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Hold a Baby Sloth



Five facts about sloths

1. Sloths have an extremely slow metabolism

This one seems fairly obvious, but it is worth mentioning exactly how slow the metabolism actually is. As a frame of reference, it takes the average human around 12-48 hours to ingest, digest, and eliminate waste from food. Sloths can take 30 days to completely digest a single leaf. They rarely like to leave the safety of trees, though they will come down in order to relieve themselves. Fortunately for them, they can hold it all in and only evacuate their bowels once a week. Sloths can lose about a third of their body weight every time they defecate and urinate.

2. Sloth fur contains fungi and algae, for good reason

Sloths move incredibly slowly at less than three meters per minute, so their top line of defense against predators (eagles, jaguars, snakes, and poachers) is just hoping they aren’t seen. Sloth fur has two layers: an inner layer closest to the sloth’s skin that is short, fine, and provides warmth, and a coarse outer layer that has cracks, allowing for the growth of algae and fungi, which is fantastic news for the sloth. In this case, being filthy and covered in algae gives the fur a green tint, acting as an effective camouflage up in the trees.

As a bonus, researchers recently discovered that some fungi within sloth fur could have applications for fighting off certain parasites, cancers, and bacteria.

3. Wild sloths don’t sleep as much as we thought

After studying captive sloths, scientists determined that the animals slept up to 15-18 hours every day. However, a study published in 2008 utilized electroencephalogram (EEG) recordings to monitor wild sloths’ brain activity. They found that the average wild sloth sleeps about 9-10 hours a day; not much more than the average human. The researchers noted that “sleep in the wild may be markedly different from that in captivity,” and called for more research to explore all of those differences. Lack of threat of predation while in captivity is an obvious difference, though diet and other factors could be at play also.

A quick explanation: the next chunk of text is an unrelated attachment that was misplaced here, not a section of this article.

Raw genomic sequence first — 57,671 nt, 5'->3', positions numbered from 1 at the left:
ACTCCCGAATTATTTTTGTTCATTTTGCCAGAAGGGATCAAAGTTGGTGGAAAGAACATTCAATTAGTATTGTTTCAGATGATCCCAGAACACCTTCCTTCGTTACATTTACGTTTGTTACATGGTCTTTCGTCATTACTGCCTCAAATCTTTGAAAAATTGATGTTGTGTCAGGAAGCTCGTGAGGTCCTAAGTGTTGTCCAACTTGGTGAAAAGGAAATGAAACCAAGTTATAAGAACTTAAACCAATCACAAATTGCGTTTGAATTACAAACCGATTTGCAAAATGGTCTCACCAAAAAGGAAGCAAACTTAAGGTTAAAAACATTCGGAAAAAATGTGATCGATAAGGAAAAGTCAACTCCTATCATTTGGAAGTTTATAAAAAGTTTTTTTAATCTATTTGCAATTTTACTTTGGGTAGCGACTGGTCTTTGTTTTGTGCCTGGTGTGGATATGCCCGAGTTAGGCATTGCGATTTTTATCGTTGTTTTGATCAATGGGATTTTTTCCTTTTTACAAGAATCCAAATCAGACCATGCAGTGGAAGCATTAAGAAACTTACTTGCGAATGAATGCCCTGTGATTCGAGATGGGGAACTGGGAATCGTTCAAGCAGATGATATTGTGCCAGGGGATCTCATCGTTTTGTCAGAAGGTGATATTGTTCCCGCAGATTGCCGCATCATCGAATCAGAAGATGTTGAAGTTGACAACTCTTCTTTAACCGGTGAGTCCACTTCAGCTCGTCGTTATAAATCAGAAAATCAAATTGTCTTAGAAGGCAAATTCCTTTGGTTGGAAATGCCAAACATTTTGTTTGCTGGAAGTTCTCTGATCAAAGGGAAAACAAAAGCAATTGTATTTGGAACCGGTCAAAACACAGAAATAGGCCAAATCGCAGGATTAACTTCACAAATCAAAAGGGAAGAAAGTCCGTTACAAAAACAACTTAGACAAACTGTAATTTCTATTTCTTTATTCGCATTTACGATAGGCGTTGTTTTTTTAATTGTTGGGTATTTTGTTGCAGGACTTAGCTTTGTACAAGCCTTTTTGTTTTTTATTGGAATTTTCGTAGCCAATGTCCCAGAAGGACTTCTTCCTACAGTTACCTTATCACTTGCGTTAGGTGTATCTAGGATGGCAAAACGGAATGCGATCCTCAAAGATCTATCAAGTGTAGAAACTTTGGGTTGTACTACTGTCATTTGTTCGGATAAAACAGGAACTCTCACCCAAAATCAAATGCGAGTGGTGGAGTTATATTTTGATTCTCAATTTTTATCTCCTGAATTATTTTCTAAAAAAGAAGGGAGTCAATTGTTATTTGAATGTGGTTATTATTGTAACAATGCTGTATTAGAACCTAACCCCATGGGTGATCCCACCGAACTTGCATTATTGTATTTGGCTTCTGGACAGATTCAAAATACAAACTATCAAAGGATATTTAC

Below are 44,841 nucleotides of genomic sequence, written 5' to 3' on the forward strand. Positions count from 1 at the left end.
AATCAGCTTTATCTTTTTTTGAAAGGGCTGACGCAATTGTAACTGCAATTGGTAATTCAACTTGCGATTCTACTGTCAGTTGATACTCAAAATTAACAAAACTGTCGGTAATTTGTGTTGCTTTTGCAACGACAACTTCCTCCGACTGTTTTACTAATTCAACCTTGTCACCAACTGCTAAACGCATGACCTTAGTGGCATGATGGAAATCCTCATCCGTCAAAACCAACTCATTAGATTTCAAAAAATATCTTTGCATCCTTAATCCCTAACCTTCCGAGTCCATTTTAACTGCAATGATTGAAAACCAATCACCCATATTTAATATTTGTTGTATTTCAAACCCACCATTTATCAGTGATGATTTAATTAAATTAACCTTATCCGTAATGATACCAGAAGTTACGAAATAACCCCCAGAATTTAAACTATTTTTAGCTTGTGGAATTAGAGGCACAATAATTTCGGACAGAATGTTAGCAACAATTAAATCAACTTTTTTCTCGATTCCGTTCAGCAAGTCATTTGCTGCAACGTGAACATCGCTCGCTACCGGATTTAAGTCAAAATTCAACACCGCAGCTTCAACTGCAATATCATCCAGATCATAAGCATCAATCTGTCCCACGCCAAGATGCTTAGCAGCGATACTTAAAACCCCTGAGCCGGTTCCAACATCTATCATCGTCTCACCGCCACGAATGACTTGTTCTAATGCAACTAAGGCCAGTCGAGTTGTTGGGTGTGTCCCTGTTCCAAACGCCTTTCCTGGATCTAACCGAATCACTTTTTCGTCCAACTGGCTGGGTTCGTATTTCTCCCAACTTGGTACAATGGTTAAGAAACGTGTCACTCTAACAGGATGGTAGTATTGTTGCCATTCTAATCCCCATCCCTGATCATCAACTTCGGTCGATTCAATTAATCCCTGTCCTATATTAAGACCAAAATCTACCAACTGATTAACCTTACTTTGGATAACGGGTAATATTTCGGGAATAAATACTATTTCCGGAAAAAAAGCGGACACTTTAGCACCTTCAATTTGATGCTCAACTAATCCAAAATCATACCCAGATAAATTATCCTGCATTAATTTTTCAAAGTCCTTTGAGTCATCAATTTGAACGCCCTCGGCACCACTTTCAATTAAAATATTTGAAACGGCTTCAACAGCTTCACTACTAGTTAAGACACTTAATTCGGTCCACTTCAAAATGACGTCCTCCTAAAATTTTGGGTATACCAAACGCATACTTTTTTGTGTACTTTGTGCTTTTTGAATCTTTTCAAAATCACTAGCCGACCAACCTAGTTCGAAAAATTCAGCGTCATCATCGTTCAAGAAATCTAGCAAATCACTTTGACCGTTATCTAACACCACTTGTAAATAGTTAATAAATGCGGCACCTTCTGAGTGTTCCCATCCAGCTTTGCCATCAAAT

4. Sloths have changed considerably over tim

As we know them today, all six sloth species are arboreal creatures who grow to be 50-60 cm (20-24 in) in length. Ancient sloths were ground dwellers, and some species were up to 6 meters (20 ft) long and weighed over 5 tons; similar to an African elephant. These ancient sloths first appeared about 35 million years ago and went extinct around 10,000 years ago, after humans spread throughout the Americas.

5. They are surprisingly adept at swimming

Aside from defecating, sloths will typically only leave the trees to take a swim. During the rainy season, sloths will sometimes drop from a tree into the water and then swim to another tree. Using a stroke that sort of looks like a doggy paddle/breaststroke combination, sloths can swim up to three times faster than they move on land. Their incredibly slow metabolism affords them another advantage here, as they can slow their heart rate down to less than a third of its normal rate, allowing it to hold its breath underwater for over 40 minutes.